- Intracoastal Trout by Chester Moore, Jr.
- Don't Overlook This Fishing Goldmine
- The red/white Super Spook walked along the shoreline with an almost
military like rhythm.
- My cousin Frank Moore is a real pro at working this particular plug
and as I commented on the smoothness of his presentation, he looked over
at his graph and smiled.
- "We're marking lots of bait and I'm pretty sure it's mullet,"
he said without causing his plug to break a stride.
- Mullet are exactly what we wanted and as we both worked our topwaters
over this big school, we hoped a super sized sow speck would come out to
- Frank's Super Spook disappeared as the water below it boiled with a
hint of silver...
On the Flats by
- Lightweight boats and push poles lead the way...
- One of the most unique aspects of fishing the flats along the
Gulf coast is that they provide great fishing opportunities year
round for a variety of species, specifically reds and trout. But there
is no denying that come spring and summer the skinny-water action comes
to life quicker than a short fuse on a Roman candle on the Fourth of July.
- There is no shortage of flats to fish along the Gulf coast. And, lately,
neither is there a shortage of fishermen looking to get the jump on shallow
feeding reds and trout. In fact, according to the Texas Parks and Wildlife
Department, there are more anglers heading to fish the coast for trout
and reds than ever before. The reason why is simple - the top two target
species are abundant, relatively easy to find and catch, and they fight
a heck of a lot harder than most freshwater species.
Cobes in the Sound
- by Robert L. Brodie
- The coastline has changed, where will the cobes
- Come April, the minds of saltwater anglers in southern Mississippi
stir with the thought of doing battle with one of the most highly prized
game fish that prowls outside the Magnolia State's barrier islands. Hey,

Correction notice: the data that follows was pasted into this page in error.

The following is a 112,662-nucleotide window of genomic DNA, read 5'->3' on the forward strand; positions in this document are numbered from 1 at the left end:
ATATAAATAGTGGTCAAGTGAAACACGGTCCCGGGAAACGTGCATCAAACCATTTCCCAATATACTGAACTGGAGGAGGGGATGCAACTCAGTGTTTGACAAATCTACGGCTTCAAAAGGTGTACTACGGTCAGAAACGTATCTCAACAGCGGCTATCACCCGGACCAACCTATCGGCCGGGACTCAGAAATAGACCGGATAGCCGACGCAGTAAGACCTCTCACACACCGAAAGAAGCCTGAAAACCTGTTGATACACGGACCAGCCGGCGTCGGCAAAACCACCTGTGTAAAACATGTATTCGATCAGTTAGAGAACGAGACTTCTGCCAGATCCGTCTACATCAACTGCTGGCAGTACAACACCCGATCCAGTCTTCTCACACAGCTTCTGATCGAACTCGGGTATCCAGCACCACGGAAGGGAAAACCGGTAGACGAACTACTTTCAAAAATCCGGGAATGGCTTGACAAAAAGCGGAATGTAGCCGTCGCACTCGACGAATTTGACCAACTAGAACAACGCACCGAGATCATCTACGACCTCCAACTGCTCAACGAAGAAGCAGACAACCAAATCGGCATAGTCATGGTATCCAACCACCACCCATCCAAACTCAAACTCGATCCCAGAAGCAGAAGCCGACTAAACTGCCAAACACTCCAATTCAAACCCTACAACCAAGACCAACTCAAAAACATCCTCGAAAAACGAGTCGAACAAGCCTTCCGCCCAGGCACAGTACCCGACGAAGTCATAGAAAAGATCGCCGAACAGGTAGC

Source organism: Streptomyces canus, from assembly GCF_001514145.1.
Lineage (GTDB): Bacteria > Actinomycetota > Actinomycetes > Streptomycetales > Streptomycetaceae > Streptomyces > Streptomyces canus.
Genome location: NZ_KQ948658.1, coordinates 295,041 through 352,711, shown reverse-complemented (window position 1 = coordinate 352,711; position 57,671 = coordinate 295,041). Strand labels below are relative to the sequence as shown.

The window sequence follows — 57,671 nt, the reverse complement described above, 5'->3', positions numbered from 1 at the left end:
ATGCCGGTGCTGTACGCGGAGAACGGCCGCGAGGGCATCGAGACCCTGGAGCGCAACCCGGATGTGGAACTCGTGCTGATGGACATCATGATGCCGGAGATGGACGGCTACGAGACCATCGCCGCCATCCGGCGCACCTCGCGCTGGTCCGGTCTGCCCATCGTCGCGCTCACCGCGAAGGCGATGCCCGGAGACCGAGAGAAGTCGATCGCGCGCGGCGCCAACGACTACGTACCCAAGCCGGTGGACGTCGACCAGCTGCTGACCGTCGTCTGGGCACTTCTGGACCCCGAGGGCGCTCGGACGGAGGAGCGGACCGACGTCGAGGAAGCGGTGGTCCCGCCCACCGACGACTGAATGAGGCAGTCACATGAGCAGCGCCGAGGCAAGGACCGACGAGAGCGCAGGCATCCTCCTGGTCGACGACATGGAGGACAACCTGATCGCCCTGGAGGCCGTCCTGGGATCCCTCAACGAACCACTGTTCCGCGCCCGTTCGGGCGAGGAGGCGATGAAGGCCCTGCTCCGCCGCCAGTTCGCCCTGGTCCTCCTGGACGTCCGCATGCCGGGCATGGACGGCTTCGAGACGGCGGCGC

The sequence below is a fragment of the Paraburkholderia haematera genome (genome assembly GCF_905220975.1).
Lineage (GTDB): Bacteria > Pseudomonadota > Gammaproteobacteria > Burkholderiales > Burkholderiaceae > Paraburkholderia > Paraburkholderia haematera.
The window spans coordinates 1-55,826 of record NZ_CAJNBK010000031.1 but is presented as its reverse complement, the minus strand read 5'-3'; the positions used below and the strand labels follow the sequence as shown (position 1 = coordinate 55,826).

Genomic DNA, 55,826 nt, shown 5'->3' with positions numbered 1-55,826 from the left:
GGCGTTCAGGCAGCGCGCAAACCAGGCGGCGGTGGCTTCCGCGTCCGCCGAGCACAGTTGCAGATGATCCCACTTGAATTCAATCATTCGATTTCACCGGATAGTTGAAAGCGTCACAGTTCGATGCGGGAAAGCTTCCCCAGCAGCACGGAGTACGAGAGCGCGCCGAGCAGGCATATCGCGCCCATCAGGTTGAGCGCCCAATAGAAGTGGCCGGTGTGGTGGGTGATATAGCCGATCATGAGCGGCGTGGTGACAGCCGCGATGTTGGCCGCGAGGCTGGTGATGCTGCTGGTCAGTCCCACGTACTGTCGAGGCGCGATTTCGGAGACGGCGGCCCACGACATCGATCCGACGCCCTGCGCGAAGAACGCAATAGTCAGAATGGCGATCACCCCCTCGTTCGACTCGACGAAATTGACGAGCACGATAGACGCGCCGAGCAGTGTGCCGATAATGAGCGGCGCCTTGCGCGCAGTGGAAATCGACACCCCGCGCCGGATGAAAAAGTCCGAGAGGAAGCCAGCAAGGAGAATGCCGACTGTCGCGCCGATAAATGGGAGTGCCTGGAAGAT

no matter what you call them including: cobia, cobe, ling, brownies, big
brown ones, lemonfish, crab-eater, or the Cajun lingo of limon, these beautiful
brown hued game fish are the star of the show come springtime.
- However, this spring there will be many changes along the Mississippi
Gulf Coast in the wake of Hurricane Katrina's path of destruction. Coastal
bait shops that once dotted Mississippi's coastline providing all sorts
of live and dead baits, chum, tackle, and other supplies required to seek
out cobia probably won't be as plentiful, so anglers may have to spend
more time on the water catching their own live bait.
- Amberjack - Agony or Ecstasy? - by Pete Cooper, Jr.
- These fish are tough!
- Old folks occasionally develop a propensity for
telling tales, and every now and then some of them contain a bit more fact
than fiction. The following are a few of those, and I remember the incidents
well, even though the first one occurred long before I had a beard, much
- a possum-colored one!
- Like the others, that trip involved amberjacks
then a species I knew less than nothing about, but a charter skipper/buddy
had a day off and wanted to fish for them. Having always been game to try
something different, I was eager for the trip and felt absolutely nothing
like the proverbial lamb being led to slaughter.
- Gulf Coast Closeup -
Tx - Good Fishing - Then and Now"
- by Gary Ralston
- The Matagorda Gazette says that fishing was never better
on our bay than at present. Red fish, trout, flounder, and all the other
varieties are caught in great numbers. The shrimp fishing has about closed.
On this side (of) the bay our sportsmen have been equally fortunate, and
besides a constant supply of the dainty luxuries mentioned they have had
abundance of stone crabs. We notice, however, that jew-fish, the best of
all, have been rather scarce this season. The oyster season has fairly
commenced and the market is well supplied. (INDIANOLA, TX COURIER, October
- Once a bustling seaport and cowtown, the lights of Indianola were punched
out by a pair of hurricanes 11 years apart.
- Located on the western side of Matagorda Bay on a shell beach only
a few feet above sea level, it was an invitation for the disaster that
was inevitable, yet unexpected. Its sister city of Galveston to the east
would have its own rendeveous with disaster in 1900...
- OUR DEPARTMENTS...
- Equipment Notebook
Equipment" - by David Ayers
- Rod & Reel'n Offshore - "Hook Sharpening
- Going Against the Norm" - by Patrick
- The Bay Naturalist
- "Getting to Know Seaweed" - by
- Tackle Time
- "Hooks - Two or Three" - by Colby Sorrells
- Bait Hook
- "False Advertising" - by Jim Martin
- From the Publisher...
- Besides all these great articles and departments, Gulf Coast Fisherman
is the only source for the Wells Daily Fishing Forecast.
Each issue carries three months of the Wells Daily
Fishing Forecast - with Monthly Fishing Calendars. This will provide
what you need to intelligently plan your fishing trips - hours, weeks,
and months in advance!
- Top saltwater guides and fishermen use the Wells Daily Fishing Forecast - shouldn't you be using it ,too?...
- "The fisherman that knows what the currents
are doing has the advantage - over fish and fishermen!"
- And remember - "Fish feed everyday, somewhere
" - Harold Wells
- Gary Ralston